On the Pond


"Hango," for boiling rice over an open fire.

This past Sunday, my wife, daughter, and I joined in an outdoor barbecue at a prefectural park originally built for a Japanese emperor. Sounds impressive, I guess…Taisho Tenno wasn’t a particularly long-lived emperor by modern standards, and was in poor health, so as a result many parks were built for him as recuperation areas away from the smog and pollution of industrial Tokyo. The park near us named after him comprised a giant pond in the shape of the palm of a human hand, and a ring, whose symbolism escapes me (there was a sign written in incredibly ornate Japanese to honor the late emperor, but I was too busy running after my daughter to read the sign carefully).

There were about a dozen or so families at the BBQ, all of which had members of our Shorinji Kempo training hall. It was the first time in three years that the “recreation” had been held (as the event was called), and the first time for my Shorinji Kempo training partners to meet my daughter. And of course the first time for their children to meet her, also.

She was an instant hit. At one point she was actually physically surrounded by seven or eight kids, ages ranging from 6 to 16. The most common refrain was Mecha kawaii! (wicked cute!), often followed by someone trying to touch the palm of her hand or touch her cheek.

My daughter looked a little taken aback by all the attention, but she didn’t back away. She certainly would have in February or March, and even a couple of months ago she practically fled from the advance of a fellow toddler at a day playroom. I started getting a bit uncomfortable when other parents asked to pick her up, particularly when she was passed from one parent to another and then another in quick succession.

For a brief moment I thought, “It’s because she’s got a foreign parent.” One of the older kids even wistfully exclaimed, “Man, I wish I were a haafu…” Part of his reasoning came from having to study English for his upcoming high school entrance exams (and his supposition that kids with foreign parents somehow no longer need to study English). But another part evidently was his perception that kids with a foreign parent are just flat-out kakkou-ii (cool).

That may all have been part of my daughter’s popularity, but soon I realized that all the attention could have been simply because she was the youngest present at the BBQ. The next youngest was 3 (and celebrated her birthday at the BBQ). Most of the kids were already elementary school age or above and had no younger siblings. Either my wife or I always had to keep an eye on our daughter during preparations. She was still too young to play with other kids. She was much physically smaller and easily fell over while running after whatever ball she had thrown or kicked. Still, I think she had a good time just being outside in a new place and especially meeting new people.

All of which made me once again feeling fortunate for my choice of martial arts styles. This blog is not about my personal hobbies, but I can’t help mentioning that encouraging the long-term development of community well-being by teaching children to respect one another is a major part of the Shorinji Kempo philosophy. I’ve never experienced any form of prejudice from the organization or from people who practice it, and the outing my family attended this past Sunday is just another indication of the kind of community-oriented and family-oriented attitudes that Japan needs in the 21st century.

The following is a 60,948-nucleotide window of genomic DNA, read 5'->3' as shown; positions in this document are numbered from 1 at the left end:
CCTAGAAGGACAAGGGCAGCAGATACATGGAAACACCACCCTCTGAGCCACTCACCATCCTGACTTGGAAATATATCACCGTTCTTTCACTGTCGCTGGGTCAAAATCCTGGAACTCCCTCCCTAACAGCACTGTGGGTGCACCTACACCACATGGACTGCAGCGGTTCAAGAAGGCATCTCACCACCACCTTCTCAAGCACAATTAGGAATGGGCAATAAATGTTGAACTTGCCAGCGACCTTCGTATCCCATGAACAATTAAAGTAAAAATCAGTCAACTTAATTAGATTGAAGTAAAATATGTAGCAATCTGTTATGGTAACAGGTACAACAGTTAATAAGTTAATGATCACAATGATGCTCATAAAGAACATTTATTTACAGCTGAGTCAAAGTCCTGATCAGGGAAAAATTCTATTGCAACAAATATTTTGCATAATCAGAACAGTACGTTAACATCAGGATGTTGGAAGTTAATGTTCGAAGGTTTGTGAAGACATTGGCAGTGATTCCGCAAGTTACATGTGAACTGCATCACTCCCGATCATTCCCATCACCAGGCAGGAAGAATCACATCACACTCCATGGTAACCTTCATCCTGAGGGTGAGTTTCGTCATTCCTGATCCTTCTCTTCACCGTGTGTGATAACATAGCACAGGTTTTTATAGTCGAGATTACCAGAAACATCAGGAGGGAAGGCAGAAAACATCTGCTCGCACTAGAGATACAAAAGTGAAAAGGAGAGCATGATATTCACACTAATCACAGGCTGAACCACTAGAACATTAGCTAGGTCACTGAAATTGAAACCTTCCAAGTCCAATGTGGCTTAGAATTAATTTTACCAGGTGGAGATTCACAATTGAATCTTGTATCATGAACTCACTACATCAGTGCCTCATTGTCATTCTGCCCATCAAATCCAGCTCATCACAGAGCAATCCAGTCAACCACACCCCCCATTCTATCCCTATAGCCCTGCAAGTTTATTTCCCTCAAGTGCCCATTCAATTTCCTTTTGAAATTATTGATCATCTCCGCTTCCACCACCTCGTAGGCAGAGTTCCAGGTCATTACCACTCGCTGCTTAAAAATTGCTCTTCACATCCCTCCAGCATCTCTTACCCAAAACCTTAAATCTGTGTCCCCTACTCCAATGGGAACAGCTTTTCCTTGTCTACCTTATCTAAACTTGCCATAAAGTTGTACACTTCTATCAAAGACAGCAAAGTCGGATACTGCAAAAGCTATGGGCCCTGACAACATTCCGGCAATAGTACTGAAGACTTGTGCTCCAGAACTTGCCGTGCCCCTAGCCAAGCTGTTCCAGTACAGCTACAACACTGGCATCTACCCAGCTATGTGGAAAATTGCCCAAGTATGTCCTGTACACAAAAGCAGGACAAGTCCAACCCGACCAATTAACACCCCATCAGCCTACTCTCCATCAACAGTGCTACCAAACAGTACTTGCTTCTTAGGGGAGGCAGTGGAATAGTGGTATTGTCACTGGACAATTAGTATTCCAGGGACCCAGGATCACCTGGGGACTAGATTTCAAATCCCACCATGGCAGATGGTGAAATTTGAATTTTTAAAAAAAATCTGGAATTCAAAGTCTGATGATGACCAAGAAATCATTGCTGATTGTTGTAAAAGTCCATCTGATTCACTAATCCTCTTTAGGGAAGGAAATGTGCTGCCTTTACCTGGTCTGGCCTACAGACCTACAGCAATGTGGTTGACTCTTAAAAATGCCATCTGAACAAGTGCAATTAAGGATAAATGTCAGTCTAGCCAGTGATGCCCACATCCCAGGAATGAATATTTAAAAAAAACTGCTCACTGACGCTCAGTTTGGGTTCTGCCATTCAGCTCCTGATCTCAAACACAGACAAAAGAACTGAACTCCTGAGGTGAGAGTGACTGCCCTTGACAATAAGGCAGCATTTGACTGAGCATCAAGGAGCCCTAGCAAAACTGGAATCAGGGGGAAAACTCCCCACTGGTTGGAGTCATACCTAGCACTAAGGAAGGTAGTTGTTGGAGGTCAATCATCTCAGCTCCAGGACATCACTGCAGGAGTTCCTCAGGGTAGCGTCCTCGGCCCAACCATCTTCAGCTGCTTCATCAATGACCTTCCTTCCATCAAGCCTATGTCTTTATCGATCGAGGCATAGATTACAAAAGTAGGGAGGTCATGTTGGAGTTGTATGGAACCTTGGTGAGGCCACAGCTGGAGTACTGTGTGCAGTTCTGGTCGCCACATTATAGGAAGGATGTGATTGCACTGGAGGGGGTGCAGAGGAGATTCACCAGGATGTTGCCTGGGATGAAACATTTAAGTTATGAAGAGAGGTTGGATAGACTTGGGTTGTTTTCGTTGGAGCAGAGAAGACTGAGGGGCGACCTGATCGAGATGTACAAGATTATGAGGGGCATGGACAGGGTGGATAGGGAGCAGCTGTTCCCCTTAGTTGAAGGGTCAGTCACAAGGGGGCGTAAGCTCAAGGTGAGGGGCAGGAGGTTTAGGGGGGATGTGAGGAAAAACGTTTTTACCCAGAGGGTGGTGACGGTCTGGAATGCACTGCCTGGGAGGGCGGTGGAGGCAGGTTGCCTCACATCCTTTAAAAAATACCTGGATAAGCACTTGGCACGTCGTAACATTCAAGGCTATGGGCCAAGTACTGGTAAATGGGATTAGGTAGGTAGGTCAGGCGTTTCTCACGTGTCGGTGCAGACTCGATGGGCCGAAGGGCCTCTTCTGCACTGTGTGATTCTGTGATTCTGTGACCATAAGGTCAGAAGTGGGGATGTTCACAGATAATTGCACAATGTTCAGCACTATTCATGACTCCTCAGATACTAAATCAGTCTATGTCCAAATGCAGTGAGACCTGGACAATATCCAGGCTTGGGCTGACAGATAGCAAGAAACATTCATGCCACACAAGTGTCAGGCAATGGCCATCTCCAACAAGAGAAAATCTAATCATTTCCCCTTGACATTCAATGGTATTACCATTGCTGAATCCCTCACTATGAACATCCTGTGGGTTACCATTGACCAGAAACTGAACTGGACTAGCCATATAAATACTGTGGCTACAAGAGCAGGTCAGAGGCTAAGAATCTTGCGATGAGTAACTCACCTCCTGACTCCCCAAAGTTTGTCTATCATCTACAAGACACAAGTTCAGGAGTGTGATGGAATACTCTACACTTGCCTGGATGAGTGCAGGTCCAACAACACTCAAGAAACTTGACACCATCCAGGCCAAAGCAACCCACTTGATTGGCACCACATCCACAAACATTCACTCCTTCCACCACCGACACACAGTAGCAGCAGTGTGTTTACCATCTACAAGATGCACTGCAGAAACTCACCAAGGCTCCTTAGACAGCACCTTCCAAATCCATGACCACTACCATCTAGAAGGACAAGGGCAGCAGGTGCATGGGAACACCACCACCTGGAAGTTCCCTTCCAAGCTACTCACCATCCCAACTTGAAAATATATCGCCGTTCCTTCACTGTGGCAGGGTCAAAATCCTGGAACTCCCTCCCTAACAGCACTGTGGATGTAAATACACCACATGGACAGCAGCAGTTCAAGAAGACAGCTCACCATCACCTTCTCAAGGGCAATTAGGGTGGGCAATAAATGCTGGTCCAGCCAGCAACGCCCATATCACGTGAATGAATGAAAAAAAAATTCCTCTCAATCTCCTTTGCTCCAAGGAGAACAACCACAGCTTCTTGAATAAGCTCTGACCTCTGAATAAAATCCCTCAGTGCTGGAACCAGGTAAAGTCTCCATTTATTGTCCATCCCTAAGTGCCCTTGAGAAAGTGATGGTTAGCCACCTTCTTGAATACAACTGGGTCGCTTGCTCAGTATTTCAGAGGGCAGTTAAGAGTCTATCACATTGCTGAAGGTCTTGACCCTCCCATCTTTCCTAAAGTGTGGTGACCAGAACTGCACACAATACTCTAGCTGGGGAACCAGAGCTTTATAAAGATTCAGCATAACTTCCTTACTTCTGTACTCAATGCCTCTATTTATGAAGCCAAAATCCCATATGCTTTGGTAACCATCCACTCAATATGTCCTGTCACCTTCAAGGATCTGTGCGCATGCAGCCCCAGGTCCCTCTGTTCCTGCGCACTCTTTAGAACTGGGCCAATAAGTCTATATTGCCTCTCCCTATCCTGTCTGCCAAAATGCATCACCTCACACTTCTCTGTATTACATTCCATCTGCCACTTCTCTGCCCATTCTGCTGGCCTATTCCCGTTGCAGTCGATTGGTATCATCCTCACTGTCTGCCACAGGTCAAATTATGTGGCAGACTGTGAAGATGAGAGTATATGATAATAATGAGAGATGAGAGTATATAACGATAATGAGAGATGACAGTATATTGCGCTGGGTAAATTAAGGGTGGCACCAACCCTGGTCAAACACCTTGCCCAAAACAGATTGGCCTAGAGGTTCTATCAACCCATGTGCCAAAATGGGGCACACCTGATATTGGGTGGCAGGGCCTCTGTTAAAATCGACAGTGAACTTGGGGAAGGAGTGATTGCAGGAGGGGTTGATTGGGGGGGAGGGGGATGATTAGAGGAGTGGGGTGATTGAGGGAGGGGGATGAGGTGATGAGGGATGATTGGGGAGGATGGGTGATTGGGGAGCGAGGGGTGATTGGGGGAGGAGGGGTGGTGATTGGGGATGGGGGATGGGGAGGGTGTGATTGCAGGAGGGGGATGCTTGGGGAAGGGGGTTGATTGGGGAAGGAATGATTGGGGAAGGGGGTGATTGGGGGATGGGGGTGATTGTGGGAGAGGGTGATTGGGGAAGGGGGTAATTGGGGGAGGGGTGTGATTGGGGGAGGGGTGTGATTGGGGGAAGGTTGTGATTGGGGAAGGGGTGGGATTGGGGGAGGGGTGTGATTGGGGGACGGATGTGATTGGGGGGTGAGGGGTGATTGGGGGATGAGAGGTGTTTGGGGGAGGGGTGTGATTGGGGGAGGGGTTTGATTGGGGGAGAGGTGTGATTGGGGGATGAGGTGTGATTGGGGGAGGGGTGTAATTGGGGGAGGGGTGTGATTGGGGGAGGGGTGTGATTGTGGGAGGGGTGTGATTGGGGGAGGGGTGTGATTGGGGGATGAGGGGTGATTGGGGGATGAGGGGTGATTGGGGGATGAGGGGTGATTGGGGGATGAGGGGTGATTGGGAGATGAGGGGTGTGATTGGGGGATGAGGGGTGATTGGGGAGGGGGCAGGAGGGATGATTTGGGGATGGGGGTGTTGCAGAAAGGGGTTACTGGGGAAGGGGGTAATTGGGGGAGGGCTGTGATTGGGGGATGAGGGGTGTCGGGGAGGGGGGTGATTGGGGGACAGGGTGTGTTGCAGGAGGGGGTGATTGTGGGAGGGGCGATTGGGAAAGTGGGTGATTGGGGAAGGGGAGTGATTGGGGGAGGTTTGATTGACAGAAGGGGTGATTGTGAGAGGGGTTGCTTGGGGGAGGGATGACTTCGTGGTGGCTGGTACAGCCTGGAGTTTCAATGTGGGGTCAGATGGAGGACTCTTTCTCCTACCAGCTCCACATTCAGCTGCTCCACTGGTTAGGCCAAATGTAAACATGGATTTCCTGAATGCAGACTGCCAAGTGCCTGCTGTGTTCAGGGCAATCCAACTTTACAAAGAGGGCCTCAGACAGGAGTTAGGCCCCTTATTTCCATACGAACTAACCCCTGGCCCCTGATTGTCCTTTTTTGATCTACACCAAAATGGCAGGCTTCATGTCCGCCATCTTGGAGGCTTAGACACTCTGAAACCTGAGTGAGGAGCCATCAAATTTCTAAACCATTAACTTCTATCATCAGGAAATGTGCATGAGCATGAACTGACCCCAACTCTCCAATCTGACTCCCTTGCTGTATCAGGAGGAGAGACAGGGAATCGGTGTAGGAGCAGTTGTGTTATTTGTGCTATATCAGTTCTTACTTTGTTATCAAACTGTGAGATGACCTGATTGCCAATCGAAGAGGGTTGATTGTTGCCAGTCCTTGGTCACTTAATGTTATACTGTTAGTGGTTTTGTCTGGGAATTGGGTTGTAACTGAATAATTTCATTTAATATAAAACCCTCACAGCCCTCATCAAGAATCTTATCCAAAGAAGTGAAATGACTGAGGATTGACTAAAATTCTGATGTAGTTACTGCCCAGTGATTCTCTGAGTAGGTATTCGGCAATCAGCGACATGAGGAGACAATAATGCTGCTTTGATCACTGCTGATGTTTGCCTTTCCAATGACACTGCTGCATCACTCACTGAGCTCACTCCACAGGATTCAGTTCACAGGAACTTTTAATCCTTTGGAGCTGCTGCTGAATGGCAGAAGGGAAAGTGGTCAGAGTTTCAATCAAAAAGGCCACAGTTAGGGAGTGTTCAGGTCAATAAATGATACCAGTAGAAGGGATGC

Back to the BBQ…The sauerkraut I had brought proved a hit with the older folks (meaning those roughly my age, some of whom apologized for having three separate helpings,  pronouncing it cho-umai (fantastic taste)), though the kids wouldn’t touch it. The barbeques that I’ve been to in Japan are somewhat different than those I’ve experienced in the US with friends and family. No charcoal briquettes and lighter fluid, but actual charcoal and kerosene. No hamburgers, no fried chicken, lots of veggies, tons of rice (sometimes formed into triangles, doused with soy sauce, and then fried as yaki-onigiri), lots of little finger strips of beef in teriyaki sauce, and pork/chicken/beef hotdogs without buns.

But of course there’s always beer. Or happoshu (“lite” beer made from corn, rice, or beans). And someone always brings a thermos of shochu mixed with hot water (o-yu-wari). Kids make friends, adults reminisce or rekindle friendships, people get to relax outside in unspoiled nature.

All in all, a good time, and perfect autumn weather (about 17 C / 63 F and sunny) in the great outdoors.

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About MThomas

I've been teaching English as a foreign language in Japan for 16 years. A few years ago, I became the first male faculty member in a Japanese technical college to take child care leave. My first blog on Wordpress detailed that experience. My second blog is about my fiction and non-fiction writing, both published and works in progress.
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